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Epictetus, Stoic Philosopher

Stoicism under Rome. Epictetus (c. 50 A.D. - c. 130 A.D.) Despite their basic difference in world-picture (for Socrates "took no interest in metaphysics", but only in ethics, with logic as its workhorse), Epictetus shows Stoicism's deep roots in Socrates' thought.

Outline of this page ...

Life of Epictetus

Epictetus was a Greek born in Hierapolis in Phrygia, Asia Minor, taken as a slave to Rome, then freed there. He was lame and poor. He heard lectures of the Stoic C. Musonius Rufus [see Zeller's Outlines of the History of Greek Philosophy, 13e, tr. Palmer, p. 269], and then taught until he was exiled with all philosophers from Italy, about 90 A.D.

Thence he taught at Nicopolis in Epirus, where "he lived in a house with only a rush mat, a simple pallet [bed on the floor], and an earthenware lamp (after the iron one was stolen)" (Encyc. Philos. (1967)). The lamp was placed beside his household gods (see Discourses i, 18 and i, 29). "In later years he took a wife to help him care for an infant that he had rescued from exposure" (W. Durant, Caesar and Christ (1944), p. 491).

The Greek philosopher and historian Arrian of Nicomedia wrote down Epictetus' words and published them in 8 Books (4 remain) of "Diatribai -- "rubbings" or copies" (Durant, p. 490) -- now called Discourses, and an Enchiridion or 'Handbook' or 'Manual' (on which Simplicius wrote a commentary), which is an abstract of Epictetus' practical philosophy ("training in virtue") in 53 aphorisms; there are also some 181 fragments.

Zeller says that Epictetus studied the logic and physics of the old Stoa, especially Chrysippus, and there found the basis "for his moral precepts -- [namely] the belief in God", in man's kinship with this Father, "in the rational ... course of the universe", and that "general moral principles are implanted in us by Nature".

God, Nature, and the natural world

Grammatical note: for Epictetus, "nature" [The double-quotes indicate that the word 'nature' is commonly used ambiguously] is nowise simply laws of nature or thoughtless elemental power -- but nature is instead thoroughgoingly informed by reason -- which is the only sense in which "nature" and God are one and the same. Thus in Epictetus 'Nature' and 'God' are synonymous (interchangeable, used indifferently), whereas 'natural world' and 'God' are not.

Texts and Translators: (in most cases): Discourses and fragments, tr. Hastings Crossley; and Manual, tr. P. E. Matheson. Many of these quotations are useful to the Socratic way of life, to how to amend one's present way of life to a life guided by thoroughgoing reason alone.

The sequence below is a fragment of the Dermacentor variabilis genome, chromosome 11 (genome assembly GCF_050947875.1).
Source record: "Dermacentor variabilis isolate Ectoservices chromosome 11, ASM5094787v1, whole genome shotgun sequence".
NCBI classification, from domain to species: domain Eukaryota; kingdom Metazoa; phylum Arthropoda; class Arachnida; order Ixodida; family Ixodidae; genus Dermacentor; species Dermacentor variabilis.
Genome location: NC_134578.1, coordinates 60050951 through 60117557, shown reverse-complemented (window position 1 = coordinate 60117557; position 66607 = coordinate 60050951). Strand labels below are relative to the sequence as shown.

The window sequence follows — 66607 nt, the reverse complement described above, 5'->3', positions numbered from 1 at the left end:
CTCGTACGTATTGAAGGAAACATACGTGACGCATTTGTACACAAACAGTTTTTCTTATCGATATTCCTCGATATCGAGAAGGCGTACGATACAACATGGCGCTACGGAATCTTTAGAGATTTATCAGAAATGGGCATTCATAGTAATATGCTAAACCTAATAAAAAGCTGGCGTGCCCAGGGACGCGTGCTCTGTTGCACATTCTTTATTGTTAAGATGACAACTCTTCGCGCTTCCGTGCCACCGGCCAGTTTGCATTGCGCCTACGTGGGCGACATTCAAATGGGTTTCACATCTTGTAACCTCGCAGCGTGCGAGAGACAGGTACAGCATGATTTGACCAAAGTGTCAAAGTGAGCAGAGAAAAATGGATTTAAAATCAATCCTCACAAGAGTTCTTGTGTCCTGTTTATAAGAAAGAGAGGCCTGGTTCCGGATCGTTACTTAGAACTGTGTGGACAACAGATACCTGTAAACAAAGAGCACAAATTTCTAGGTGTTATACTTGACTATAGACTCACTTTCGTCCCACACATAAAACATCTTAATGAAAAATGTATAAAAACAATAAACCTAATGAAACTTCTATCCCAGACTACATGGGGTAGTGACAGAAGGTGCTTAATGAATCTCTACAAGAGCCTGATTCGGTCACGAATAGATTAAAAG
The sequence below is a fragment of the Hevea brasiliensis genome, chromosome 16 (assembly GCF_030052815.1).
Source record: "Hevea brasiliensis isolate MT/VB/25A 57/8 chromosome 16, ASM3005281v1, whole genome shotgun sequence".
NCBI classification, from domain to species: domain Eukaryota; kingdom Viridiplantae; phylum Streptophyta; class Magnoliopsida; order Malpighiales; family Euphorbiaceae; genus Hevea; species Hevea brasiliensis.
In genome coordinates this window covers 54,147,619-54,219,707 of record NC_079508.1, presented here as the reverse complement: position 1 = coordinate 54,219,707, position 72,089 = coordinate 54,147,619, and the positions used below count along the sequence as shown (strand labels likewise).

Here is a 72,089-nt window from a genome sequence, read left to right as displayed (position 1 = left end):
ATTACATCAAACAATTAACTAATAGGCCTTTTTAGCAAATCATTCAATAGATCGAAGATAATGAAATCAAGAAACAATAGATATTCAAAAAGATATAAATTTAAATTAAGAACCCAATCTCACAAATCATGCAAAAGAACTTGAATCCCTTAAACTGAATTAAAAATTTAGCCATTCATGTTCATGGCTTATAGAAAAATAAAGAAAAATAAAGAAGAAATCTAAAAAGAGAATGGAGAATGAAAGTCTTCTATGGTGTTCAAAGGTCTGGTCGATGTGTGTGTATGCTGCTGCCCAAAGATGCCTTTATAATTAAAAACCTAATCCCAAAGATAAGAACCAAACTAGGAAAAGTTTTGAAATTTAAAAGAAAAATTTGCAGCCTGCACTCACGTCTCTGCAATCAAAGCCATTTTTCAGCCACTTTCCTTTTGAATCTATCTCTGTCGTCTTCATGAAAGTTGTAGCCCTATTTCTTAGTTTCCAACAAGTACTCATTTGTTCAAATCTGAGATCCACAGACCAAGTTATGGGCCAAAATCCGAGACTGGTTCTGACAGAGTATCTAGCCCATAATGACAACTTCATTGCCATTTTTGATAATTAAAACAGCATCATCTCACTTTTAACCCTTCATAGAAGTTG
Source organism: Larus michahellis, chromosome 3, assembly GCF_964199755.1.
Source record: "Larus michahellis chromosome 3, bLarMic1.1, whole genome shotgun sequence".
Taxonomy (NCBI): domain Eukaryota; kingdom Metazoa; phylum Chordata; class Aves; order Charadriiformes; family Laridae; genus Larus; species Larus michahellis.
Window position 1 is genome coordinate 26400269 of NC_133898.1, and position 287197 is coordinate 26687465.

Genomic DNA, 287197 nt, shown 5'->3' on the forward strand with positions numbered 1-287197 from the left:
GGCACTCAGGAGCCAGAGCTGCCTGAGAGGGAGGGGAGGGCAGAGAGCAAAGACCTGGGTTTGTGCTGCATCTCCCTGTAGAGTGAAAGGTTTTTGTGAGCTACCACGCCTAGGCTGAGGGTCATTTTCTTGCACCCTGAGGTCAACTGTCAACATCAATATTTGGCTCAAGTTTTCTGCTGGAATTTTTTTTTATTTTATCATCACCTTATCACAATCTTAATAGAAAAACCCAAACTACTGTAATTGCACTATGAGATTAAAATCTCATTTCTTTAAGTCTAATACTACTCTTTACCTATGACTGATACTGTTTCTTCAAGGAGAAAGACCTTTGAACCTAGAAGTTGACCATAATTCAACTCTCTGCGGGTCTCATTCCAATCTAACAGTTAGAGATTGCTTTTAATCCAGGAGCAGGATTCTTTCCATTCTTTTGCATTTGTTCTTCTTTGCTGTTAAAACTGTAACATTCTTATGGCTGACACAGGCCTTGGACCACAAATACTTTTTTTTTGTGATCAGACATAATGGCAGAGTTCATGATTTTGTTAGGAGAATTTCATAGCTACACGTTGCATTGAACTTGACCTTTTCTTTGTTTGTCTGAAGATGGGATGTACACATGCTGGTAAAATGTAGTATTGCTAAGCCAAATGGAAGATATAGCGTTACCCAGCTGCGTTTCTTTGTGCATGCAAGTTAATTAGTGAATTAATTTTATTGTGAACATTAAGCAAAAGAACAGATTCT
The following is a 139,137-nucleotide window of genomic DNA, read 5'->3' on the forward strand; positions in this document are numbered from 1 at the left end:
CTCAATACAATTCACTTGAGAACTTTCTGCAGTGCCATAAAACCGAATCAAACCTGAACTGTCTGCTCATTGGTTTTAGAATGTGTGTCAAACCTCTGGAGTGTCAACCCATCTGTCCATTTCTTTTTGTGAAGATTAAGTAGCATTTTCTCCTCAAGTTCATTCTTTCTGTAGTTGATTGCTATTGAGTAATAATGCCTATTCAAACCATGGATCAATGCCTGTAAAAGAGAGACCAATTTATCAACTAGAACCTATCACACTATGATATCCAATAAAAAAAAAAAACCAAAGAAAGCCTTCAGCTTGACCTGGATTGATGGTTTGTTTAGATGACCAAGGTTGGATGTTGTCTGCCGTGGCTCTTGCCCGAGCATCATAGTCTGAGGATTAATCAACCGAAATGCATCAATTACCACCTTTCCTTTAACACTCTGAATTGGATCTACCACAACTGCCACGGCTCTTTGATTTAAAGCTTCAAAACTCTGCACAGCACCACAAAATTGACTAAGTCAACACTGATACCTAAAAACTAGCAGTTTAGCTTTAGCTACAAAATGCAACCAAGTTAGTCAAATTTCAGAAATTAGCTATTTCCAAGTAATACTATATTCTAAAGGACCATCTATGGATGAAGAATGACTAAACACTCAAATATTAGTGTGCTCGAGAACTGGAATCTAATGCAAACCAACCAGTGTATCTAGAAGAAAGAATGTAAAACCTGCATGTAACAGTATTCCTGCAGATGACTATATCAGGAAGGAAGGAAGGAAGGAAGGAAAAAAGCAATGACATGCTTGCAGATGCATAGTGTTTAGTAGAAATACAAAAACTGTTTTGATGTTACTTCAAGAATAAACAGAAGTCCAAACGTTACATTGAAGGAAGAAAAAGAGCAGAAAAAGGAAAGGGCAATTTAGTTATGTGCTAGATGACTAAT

Epictetus' teaching and views

Epictetus "held that only one thing lies in our power -- our will [with respect to our own thoughts about the world, our way of looking at/seeing conditions and events (Cf. Stoicism in Hamlet ii, 2: "for there is nothing either good or bad, but thinking makes it so")] ... our happiness depends on this alone". All else is indifferent: "the distinction between desirable and condemnable [events in the world] had scarcely any significance for him ... it was the Cynic [e.g. Diogenes of Sinope] whom he described as the true philosopher" ["What is my object? To understand Nature and follow her" (Manual 49)]. While teaching "unconditional surrender to the course of the world" -- since the world is directed by divine providence -- he also taught "the most unbounded and comprehensive philanthropy" [Because men are all sons of the benevolent Father, they should make their deeds resemble His]. (Zeller, p. 270)

Epictetus' exhortation to philosophy

Give thyself more diligently to reflection: Know thyself ... (Discourses ii, 12)

The beginning of philosophy is to know the condition of one's own mind ... (ibid. i, 26)

If a man would pursue Philosophy, his first task is to throw away conceit. For it is impossible for a man to begin to learn what he has a conceit that he already knows. (ibid. ii, 17; cf. Plato, Meno 84c)

... in actual life, [ignorant] men not only object to offer themselves to be convinced, but hate the man who has convinced them [of their ignorance (Plato, Apology 21c-d)]. Whereas Socrates used to say that we should never lead a life not subjected to examination [Apology 37e-38a]. (Discourses i, 26)

Plato uses the expression "conceited ignorance" (Sophist 229c); it contrasts with "Socratic ignorance". Synonyms are 'presumptuous' and 'unwise' -- 'conceited' means 'fancying oneself wise when one is not, thinking one knows what one does not know' (Apology 29a).